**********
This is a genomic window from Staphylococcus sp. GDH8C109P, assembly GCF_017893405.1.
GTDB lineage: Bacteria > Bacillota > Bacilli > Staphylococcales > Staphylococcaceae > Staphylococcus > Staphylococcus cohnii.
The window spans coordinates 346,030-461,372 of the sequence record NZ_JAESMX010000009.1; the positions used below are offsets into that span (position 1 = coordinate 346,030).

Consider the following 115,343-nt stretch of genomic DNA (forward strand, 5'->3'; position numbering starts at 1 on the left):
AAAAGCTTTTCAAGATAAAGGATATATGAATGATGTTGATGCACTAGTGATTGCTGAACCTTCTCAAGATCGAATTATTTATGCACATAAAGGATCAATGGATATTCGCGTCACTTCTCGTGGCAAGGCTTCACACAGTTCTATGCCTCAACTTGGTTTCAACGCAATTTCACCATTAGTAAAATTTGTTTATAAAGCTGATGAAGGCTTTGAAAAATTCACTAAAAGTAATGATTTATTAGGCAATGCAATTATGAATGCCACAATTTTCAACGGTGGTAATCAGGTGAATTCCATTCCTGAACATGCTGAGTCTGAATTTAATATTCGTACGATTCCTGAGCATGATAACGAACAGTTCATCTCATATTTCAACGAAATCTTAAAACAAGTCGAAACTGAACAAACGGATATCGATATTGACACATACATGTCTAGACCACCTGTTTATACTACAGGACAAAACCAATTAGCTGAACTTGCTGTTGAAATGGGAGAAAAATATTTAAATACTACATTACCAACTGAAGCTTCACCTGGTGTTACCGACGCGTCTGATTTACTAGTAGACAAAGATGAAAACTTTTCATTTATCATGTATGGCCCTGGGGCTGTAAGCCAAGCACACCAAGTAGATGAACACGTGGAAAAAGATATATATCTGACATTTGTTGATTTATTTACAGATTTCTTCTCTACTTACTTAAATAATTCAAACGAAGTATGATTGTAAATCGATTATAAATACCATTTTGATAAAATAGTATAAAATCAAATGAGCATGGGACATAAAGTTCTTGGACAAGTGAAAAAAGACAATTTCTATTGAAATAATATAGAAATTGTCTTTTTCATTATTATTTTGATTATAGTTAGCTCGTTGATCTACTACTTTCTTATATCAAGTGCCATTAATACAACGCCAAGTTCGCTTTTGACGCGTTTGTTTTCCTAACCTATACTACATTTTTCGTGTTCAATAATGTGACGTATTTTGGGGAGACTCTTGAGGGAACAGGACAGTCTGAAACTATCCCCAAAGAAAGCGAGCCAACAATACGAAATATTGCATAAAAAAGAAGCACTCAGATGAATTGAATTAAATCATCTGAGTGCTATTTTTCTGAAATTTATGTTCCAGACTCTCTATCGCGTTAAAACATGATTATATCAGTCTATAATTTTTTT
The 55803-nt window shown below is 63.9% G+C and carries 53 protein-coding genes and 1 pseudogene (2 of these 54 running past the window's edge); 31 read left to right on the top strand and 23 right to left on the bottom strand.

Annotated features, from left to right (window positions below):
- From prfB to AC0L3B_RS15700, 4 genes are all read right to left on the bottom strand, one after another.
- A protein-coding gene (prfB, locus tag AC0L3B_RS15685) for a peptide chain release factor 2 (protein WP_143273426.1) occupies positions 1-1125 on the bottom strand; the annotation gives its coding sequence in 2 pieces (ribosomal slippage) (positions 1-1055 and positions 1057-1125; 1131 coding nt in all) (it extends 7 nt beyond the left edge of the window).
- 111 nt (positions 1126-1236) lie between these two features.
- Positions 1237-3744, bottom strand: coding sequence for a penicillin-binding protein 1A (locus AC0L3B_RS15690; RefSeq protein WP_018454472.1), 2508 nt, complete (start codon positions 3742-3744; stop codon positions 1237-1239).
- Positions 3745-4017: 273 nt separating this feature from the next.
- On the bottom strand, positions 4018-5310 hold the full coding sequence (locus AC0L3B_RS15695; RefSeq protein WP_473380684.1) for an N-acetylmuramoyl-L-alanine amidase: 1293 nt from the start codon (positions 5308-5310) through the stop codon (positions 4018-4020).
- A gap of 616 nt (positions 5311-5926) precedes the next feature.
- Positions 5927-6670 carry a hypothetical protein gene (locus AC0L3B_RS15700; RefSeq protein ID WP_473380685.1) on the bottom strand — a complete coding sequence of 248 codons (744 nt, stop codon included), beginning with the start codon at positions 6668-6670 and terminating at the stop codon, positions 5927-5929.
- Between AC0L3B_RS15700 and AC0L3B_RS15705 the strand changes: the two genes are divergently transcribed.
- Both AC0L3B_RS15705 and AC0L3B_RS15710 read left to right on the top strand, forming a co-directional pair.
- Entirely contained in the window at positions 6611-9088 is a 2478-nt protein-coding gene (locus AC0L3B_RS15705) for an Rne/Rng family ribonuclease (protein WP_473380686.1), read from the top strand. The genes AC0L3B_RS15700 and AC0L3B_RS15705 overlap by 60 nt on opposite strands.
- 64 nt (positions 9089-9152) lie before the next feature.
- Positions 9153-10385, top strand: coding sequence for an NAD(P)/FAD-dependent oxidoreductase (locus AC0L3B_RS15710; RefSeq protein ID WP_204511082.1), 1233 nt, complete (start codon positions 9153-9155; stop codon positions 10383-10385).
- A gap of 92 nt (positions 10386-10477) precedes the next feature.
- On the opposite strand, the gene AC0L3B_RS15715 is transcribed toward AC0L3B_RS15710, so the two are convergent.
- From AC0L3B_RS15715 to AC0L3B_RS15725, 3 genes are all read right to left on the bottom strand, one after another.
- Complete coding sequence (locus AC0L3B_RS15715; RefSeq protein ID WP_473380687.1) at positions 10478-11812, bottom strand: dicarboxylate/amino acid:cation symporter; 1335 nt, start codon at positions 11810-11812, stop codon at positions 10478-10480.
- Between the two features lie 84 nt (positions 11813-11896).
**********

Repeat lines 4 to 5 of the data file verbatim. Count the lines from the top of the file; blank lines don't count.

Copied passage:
Consider the following 115,343-nt stretch of genomic DNA (forward strand, 5'->3'; position numbering starts at 1 on the left):
AAAAGCTTTTCAAGATAAAGGATATATGAATGATGTTGATGCACTAGTGATTGCTGAACCTTCTCAAGATCGAATTATTTATGCACATAAAGGATCAATGGATATTCGCGTCACTTCTCGTGGCAAGGCTTCACACAGTTCTATGCCTCAACTTGGTTTCAACGCAATTTCACCATTAGTAAAATTTGTTTATAAAGCTGATGAAGGCTTTGAAAAATTCACTAAAAGTAATGATTTATTAGGCAATGCAATTATGAATGCCACAATTTTCAACGGTGGTAATCAGGTGAATTCCATTCCTGAACATGCTGAGTCTGAATTTAATATTCGTACGATTCCTGAGCATGATAACGAACAGTTCATCTCATATTTCAACGAAATCTTAAAACAAGTCGAAACTGAACAAACGGATATCGATATTGACACATACATGTCTAGACCACCTGTTTATACTACAGGACAAAACCAATTAGCTGAACTTGCTGTTGAAATGGGAGAAAAATATTTAAATACTACATTACCAACTGAAGCTTCACCTGGTGTTACCGACGCGTCTGATTTACTAGTAGACAAAGATGAAAACTTTTCATTTATCATGTATGGCCCTGGGGCTGTAAGCCAAGCACACCAAGTAGATGAACACGTGGAAAAAGATATATATCTGACATTTGTTGATTTATTTACAGATTTCTTCTCTACTTACTTAAATAATTCAAACGAAGTATGATTGTAAATCGATTATAAATACCATTTTGATAAAATAGTATAAAATCAAATGAGCATGGGACATAAAGTTCTTGGACAAGTGAAAAAAGACAATTTCTATTGAAATAATATAGAAATTGTCTTTTTCATTATTATTTTGATTATAGTTAGCTCGTTGATCTACTACTTTCTTATATCAAGTGCCATTAATACAACGCCAAGTTCGCTTTTGACGCGTTTGTTTTCCTAACCTATACTACATTTTTCGTGTTCAATAATGTGACGTATTTTGGGGAGACTCTTGAGGGAACAGGACAGTCTGAAACTATCCCCAAAGAAAGCGAGCCAACAATACGAAATATTGCATAAAAAAGAAGCACTCAGATGAATTGAATTAAATCATCTGAGTGCTATTTTTCTGAAATTTATGTTCCAGACTCTCTATCGCGTTAAAACATGATTATATCAGTCTATAATTTTTTT